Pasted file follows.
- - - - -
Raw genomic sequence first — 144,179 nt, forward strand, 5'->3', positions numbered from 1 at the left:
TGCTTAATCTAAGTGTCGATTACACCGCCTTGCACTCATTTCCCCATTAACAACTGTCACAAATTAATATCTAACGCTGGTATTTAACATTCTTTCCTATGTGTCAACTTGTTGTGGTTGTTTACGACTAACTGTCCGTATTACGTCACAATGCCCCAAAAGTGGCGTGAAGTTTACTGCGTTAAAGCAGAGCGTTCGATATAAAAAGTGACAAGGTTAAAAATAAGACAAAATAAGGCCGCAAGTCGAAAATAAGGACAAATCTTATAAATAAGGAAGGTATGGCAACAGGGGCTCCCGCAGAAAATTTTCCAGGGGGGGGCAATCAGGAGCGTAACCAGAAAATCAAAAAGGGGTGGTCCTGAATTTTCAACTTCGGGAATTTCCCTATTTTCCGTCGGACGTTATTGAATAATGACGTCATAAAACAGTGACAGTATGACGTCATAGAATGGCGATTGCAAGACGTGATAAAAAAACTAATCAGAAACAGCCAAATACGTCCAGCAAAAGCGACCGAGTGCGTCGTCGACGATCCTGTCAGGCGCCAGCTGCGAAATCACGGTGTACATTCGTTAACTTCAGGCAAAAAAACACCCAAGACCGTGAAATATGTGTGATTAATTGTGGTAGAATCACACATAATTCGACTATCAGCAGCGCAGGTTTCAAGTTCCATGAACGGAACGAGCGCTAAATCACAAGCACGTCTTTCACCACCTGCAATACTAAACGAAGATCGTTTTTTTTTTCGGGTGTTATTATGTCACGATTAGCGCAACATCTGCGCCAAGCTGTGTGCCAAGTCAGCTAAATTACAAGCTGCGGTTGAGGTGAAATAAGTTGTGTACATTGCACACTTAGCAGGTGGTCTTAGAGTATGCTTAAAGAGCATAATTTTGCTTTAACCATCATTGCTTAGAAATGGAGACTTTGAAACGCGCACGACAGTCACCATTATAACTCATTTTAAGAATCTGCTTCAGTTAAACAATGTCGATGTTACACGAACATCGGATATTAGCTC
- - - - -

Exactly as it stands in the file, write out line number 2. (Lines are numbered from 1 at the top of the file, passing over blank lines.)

TGCTTAATCTAAGTGTCGATTACACCGCCTTGCACTCATTTCCCCATTAACAACTGTCACAAATTAATATCTAACGCTGGTATTTAACATTCTTTCCTATGTGTCAACTTGTTGTGGTTGTTTACGACTAACTGTCCGTATTACGTCACAATGCCCCAAAAGTGGCGTGAAGTTTACTGCGTTAAAGCAGAGCGTTCGATATAAAAAGTGACAAGGTTAAAAATAAGACAAAATAAGGCCGCAAGTCGAAAATAAGGACAAATCTTATAAATAAGGAAGGTATGGCAACAGGGGCTCCCGCAGAAAATTTTCCAGGGGGGGGCAATCAGGAGCGTAACCAGAAAATCAAAAAGGGGTGGTCCTGAATTTTCAACTTCGGGAATTTCCCTATTTTCCGTCGGACGTTATTGAATAATGACGTCATAAAACAGTGACAGTATGACGTCATAGAATGGCGATTGCAAGACGTGATAAAAAAACTAATCAGAAACAGCCAAATACGTCCAGCAAAAGCGACCGAGTGCGTCGTCGACGATCCTGTCAGGCGCCAGCTGCGAAATCACGGTGTACATTCGTTAACTTCAGGCAAAAAAACACCCAAGACCGTGAAATATGTGTGATTAATTGTGGTAGAATCACACATAATTCGACTATCAGCAGCGCAGGTTTCAAGTTCCATGAACGGAACGAGCGCTAAATCACAAGCACGTCTTTCACCACCTGCAATACTAAACGAAGATCGTTTTTTTTTTCGGGTGTTATTATGTCACGATTAGCGCAACATCTGCGCCAAGCTGTGTGCCAAGTCAGCTAAATTACAAGCTGCGGTTGAGGTGAAATAAGTTGTGTACATTGCACACTTAGCAGGTGGTCTTAGAGTATGCTTAAAGAGCATAATTTTGCTTTAACCATCATTGCTTAGAAATGGAGACTTTGAAACGCGCACGACAGTCACCATTATAACTCATTTTAAGAATCTGCTTCAGTTAAACAATGTCGATGTTACACGAACATCGGATATTAGCTC